The record shows the parties tried the case on the theory that article 2 of the Nebraska Uniform Commercial Code was applicable. The defendant's amended answer affirmatively alleged the plaintiff had failed to give reasonable and timely notice of the defects and time to correct the defects. The third amended petition alleged the plaintiff had given notice of the defects within a reasonable time but the defendant had failed to correct them. There was conflicting evidence concerning notice of the defects given by the plaintiff, and the defendant's attempts to correct them. Further, the plaintiff did not object to instruction No. 14, which was drawn from Neb. U.C.C. § 2-609 (Reissue 1980) and stated that a buyer must notify the seller of a breach within a reasonable time after its discovery, and the burden is on the buyer to establish such a breach. Plaintiff also failed to object to that portion of instruction No. 2 which stated the plaintiff had to prove that it had given reasonable notice to the defendant of the alleged breaches.

The transaction in question was a mixed one; a sale of goods as defined by Neb.U.C.C. § 2-105 (Reissue 1980), and a sale of services. However, it is clear the parties tried the case on the theory that article 2 of the U.C.C. applied. Accordingly, we make no independent analysis of the issue and assume, without deciding, that article 2 applies to the transaction. See, Hammond v. Streeter, 225 Neb. 491, 406 N.W.2d 633 (1987); O'Keefe Elevator v. Second Ave. Properties, 216 Neb. 170, 343 N.W.2d 54 (1984); Kearney Clinic Bldg. Corp. v. Weaver, 211 Neb. 499, 319 N.W.2d 95 (1982).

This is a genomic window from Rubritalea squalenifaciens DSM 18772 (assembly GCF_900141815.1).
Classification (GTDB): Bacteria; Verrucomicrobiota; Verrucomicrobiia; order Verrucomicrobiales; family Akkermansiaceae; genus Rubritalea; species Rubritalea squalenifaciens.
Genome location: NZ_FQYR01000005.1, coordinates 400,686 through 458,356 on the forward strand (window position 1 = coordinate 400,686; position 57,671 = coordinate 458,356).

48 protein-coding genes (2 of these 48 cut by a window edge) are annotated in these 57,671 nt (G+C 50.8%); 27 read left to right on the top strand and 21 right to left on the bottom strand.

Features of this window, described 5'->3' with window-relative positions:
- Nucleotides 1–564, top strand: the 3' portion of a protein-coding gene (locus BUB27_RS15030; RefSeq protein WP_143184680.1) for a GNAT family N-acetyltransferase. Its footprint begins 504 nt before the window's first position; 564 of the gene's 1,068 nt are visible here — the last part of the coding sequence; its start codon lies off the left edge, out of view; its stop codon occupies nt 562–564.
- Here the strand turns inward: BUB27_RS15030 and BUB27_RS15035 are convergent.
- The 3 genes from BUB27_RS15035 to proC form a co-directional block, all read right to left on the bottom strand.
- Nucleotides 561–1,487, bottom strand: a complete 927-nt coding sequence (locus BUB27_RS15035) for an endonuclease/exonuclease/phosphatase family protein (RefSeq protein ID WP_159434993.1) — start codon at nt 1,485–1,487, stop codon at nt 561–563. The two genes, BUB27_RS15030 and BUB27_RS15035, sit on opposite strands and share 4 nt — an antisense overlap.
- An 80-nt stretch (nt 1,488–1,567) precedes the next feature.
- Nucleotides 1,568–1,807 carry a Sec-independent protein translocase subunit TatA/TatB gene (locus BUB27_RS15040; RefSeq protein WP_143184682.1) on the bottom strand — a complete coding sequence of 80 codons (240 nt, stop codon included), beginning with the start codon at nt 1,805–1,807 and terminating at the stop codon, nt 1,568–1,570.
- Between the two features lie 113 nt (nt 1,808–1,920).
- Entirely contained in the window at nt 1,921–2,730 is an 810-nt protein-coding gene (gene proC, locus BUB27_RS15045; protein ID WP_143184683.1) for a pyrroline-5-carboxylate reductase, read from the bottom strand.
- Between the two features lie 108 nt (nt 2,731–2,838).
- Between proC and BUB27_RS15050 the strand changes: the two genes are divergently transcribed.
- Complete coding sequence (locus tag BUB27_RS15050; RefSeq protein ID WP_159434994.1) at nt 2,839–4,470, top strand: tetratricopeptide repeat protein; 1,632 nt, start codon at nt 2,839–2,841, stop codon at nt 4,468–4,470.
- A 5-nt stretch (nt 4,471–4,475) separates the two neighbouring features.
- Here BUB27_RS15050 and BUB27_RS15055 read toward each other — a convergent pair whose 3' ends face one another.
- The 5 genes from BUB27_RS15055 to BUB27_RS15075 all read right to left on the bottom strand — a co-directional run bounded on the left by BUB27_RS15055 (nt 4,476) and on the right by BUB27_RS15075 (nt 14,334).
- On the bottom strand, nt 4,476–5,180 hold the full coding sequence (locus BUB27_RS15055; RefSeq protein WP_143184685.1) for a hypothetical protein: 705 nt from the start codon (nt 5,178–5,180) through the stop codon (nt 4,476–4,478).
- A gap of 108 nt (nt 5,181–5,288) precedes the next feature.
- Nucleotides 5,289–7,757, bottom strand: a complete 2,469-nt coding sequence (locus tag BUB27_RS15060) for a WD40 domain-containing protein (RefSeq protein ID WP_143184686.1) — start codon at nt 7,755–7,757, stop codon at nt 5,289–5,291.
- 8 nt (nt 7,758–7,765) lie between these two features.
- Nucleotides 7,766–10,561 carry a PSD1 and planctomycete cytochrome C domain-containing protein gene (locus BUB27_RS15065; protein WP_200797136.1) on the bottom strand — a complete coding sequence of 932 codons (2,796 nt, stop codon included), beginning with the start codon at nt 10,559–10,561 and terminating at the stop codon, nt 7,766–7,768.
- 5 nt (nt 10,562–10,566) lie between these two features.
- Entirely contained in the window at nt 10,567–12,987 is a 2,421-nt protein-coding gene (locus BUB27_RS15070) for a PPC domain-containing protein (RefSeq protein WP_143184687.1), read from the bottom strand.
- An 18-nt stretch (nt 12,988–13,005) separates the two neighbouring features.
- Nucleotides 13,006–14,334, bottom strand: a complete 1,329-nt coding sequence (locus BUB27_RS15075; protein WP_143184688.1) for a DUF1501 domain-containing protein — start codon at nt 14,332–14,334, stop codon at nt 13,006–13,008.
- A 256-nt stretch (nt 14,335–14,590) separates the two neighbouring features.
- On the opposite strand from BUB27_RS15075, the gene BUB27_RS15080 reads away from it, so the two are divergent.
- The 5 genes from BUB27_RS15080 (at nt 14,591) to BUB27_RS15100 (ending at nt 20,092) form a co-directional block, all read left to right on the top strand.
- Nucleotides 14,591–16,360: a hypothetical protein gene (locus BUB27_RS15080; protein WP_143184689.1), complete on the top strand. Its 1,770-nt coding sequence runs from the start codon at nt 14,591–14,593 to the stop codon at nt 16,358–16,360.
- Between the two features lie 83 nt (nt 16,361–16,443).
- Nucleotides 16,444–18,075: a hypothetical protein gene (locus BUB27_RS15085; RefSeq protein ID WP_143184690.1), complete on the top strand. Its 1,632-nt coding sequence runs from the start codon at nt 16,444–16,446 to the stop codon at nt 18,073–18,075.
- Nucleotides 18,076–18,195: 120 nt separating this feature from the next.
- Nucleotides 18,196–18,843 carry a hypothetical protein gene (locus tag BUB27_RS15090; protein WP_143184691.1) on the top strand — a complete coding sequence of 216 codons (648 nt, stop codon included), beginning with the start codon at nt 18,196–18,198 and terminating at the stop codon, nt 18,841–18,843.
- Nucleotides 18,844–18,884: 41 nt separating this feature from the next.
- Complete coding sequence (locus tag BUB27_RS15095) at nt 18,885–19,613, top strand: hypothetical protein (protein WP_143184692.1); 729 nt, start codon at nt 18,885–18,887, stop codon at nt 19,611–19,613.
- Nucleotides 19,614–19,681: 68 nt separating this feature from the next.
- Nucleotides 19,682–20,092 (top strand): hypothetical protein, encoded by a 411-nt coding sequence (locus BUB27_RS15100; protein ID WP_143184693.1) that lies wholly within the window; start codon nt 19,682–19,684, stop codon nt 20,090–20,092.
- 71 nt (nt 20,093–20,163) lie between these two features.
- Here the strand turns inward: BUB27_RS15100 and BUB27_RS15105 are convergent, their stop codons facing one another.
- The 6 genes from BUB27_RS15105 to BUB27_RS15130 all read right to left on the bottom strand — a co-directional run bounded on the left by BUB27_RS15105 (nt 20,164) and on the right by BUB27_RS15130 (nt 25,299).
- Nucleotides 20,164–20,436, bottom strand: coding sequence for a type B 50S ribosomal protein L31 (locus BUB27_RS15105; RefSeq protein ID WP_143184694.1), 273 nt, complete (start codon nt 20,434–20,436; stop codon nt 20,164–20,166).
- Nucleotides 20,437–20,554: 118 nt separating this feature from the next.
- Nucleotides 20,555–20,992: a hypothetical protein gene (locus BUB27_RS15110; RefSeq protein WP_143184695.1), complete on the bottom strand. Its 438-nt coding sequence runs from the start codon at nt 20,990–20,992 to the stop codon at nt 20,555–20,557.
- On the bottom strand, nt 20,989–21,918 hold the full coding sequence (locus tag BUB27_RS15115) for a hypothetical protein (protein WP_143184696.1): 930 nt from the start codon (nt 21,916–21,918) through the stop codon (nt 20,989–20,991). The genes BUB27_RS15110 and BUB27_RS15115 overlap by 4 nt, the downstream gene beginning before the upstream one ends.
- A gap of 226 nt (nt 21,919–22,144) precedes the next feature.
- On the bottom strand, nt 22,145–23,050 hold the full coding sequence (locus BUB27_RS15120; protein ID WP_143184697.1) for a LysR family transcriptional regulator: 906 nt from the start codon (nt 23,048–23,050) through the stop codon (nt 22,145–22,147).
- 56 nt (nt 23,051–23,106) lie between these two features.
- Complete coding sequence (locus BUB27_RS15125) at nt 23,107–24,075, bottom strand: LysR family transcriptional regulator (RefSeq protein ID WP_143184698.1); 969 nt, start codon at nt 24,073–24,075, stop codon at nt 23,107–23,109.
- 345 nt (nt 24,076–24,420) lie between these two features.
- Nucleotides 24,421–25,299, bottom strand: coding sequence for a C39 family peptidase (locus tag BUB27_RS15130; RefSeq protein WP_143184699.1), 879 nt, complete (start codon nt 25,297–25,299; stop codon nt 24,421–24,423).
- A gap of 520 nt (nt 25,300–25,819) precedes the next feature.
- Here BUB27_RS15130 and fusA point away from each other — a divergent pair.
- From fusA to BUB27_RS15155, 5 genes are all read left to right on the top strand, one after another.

The plaintiff next argues that the trial court erred in failing to notify counsel of the questions submitted by the jury during deliberation, which resulted in prejudice to the plaintiff. The trial court responded to the jury's requests by stating, "Reread the instructions. The answers to your questions can be found there."

The plaintiff argues that the verdict clearly indicates prejudice resulted from the court's failure to inform counsel of the jury's questions. In particular, the plaintiff argues the $212.76 which the jury awarded as a refund of overcharges must have been obtained by adding together the amounts charged by the defendant to install motor braces, bearings, and throttle cable, incurred after delivery. Plaintiff argues these charges should have been awarded under its first cause of action, which alleged a failure to perform in a workmanlike manner. The plaintiff argues that counsel should have been given an opportunity to draft clearer instructions or submit a special verdict form.